If you’re interested in SDR and digital signal processing but don’t know where to start, you’re in luck. Ben Hillburn, president of the GNU Radio Project, recently tweeted about an online curriculum for learning SDR and DSP using Python. The course was developed by Dr. Mark Lichtman, who was a lead on GNU Radio, and from the look of it, this is the place to go to learn about putting SDRs to use doing cool things. The course is chock full of animations that make the concepts clear, and explain what all the equations mean in a way that’s sure to appeal to practical learners.

It’s not much of a secret that the Hackaday community loves clocks. We build clocks out of everything and anything, and any unique way of telling time is rightly applauded and celebrated on our pages. But does the clock motif make a good basis for a video game? Perhaps not, but that didn’t stop Clock Simulator from becoming a thing. To “play” Clock Simulator, you advance the hands of an on-screen clock by pressing a button once per second. Now, thanks to Michael Dwyer, you don’t even have to do that one simple thing. He developed a hardware cheat for Clock Simulator that takes the 1PPS output from a GPS module and wires it into a mouse. The pulse stream clicks the mouse once per second with atomic precision, rendering the player irrelevant and making the whole thing even more pointless. Or perhaps that is the point.

Maybe we were a little hard on Clock Simulator, though — we can see how it would help achieve a Zen-like state with its requirement for steady rhythm, at least when not cheating. Another source of Zen for some is watching precision machining, and more precise, the better. We ran into this mesmerizing video of a CNC micro-coil winder and found it fascinating to watch, despite the vertical format. The winder is built from a CNC lathe, to the carriage of which a wire dispenser and tensioning attachment have been added. The wire is hair-fine and passes through a ruby nozzle with a 0.6 mm bore, and LinuxCNC controls the tiny back and forth motion of the wire as it winds onto the form. We don’t know what the coil will be used for, but we respect the precision of winding something smaller than a matchhead.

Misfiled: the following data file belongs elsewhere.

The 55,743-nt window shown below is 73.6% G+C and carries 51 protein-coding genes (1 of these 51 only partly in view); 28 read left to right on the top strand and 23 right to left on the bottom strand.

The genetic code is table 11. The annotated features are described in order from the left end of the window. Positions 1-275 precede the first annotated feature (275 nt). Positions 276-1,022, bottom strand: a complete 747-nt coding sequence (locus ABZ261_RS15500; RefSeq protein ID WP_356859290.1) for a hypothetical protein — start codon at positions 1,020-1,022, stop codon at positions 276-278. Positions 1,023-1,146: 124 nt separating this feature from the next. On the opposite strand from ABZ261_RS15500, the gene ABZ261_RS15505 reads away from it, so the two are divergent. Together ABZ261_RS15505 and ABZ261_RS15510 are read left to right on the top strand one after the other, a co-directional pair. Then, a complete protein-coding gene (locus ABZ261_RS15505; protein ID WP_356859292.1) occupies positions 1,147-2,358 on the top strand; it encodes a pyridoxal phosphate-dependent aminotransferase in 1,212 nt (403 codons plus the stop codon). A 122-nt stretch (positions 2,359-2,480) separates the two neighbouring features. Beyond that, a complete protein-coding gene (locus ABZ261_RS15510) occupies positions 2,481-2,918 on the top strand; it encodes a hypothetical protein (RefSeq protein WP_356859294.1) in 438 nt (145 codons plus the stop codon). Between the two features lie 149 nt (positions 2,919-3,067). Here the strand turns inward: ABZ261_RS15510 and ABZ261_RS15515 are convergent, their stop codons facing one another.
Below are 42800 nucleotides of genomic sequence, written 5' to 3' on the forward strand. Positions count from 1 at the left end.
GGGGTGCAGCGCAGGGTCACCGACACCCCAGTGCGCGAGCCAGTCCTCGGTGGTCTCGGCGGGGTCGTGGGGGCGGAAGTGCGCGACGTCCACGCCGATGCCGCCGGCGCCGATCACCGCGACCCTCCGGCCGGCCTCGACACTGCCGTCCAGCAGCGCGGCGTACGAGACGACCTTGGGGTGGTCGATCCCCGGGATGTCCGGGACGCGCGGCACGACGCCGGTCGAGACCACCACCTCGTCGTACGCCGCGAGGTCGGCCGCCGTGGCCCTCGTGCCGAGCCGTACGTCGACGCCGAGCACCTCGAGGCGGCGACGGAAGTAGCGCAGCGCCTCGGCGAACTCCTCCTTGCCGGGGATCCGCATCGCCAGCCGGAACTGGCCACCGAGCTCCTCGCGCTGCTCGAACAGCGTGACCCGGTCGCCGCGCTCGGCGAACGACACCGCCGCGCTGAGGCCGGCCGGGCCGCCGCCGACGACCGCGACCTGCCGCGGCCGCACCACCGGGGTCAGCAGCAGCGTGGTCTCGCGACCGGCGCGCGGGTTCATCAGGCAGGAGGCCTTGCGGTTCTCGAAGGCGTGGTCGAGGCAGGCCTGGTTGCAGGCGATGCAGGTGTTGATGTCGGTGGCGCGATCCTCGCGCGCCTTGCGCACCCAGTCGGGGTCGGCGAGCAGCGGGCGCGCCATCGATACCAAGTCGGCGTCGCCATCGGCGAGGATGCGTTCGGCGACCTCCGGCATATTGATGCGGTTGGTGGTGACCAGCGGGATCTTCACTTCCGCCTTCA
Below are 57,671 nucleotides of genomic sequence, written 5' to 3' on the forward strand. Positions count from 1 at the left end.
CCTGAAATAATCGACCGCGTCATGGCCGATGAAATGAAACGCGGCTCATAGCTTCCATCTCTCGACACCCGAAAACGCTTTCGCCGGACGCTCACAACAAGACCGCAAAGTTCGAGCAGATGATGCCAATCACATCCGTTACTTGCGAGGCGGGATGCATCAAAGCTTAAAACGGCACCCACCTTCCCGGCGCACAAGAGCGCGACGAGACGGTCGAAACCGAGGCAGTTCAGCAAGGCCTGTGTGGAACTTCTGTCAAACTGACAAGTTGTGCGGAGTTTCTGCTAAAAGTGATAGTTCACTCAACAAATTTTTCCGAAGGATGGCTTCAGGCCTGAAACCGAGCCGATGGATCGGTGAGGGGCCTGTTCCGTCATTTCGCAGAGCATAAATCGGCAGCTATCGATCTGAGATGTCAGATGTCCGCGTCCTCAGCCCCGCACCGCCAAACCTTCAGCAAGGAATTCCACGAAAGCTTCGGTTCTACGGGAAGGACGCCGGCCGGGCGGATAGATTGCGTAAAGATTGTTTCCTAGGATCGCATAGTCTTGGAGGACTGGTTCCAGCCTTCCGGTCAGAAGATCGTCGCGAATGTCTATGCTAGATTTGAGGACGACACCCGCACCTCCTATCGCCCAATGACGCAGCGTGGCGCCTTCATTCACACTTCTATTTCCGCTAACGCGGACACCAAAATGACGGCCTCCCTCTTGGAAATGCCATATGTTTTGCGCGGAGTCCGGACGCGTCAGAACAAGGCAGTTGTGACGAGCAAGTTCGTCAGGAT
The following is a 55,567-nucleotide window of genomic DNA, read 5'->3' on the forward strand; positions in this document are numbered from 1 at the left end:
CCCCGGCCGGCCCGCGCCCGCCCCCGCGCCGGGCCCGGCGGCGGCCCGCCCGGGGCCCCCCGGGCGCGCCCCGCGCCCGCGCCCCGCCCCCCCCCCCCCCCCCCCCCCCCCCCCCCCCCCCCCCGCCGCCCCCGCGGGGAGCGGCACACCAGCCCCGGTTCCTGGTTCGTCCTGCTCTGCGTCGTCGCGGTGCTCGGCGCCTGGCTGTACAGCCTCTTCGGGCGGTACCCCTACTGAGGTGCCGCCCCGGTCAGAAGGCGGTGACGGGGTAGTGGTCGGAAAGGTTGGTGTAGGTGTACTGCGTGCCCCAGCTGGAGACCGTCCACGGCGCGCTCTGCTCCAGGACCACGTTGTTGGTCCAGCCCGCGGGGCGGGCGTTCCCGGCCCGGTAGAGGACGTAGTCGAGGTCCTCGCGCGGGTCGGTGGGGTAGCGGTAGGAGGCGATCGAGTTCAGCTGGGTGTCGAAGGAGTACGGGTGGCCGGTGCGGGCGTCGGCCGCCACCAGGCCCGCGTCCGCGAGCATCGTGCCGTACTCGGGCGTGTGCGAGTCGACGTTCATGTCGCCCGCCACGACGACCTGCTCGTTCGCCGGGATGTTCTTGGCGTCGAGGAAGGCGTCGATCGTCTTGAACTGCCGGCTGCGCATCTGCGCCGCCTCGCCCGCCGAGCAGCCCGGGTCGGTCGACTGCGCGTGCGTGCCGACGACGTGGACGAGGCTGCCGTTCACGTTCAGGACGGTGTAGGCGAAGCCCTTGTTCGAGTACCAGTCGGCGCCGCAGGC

Dave Jones over at EEVblog posted a teardown video this week that goes to a place few of us have ever seen: inside a processor module for an IBM System/390 server. These servers earned the name “Big Iron” for a reason, as everything about them was engineered to perform. The processor module Dave found in his mailbag was worth $250,000 in 1991, and from the look of it was worth every penny. From the 64-layer ceramic substrate supporting up to 121 individual dies to the stout oil-filled aluminum enclosure, everything about this module is impressive. We were particularly intrigued by the spring-loaded copper pistons used to transfer heat away from each die; the 2,772 pins on the other side were pretty neat too.

Here’s an interesting question: what happens if an earthquake occurs in the middle of a 3D printing run? It’s probably not something you’ve given much thought, but it’s something that regular reader Marius Taciuc experienced recently. As he relates, the magnitude 6.7 quake that struck near Kainatu in Papua New Guinea (later adjusted to a 6.3 magnitude) resulted in a solid 15 seconds of shaking at his location, where he was printing a part on his modified Mendel/Prusa i2. The shaking showed up clearly in the part as the machine started swaying with the room. It’s probably not a practical way to make a seismograph, but it’s still an interesting artifact.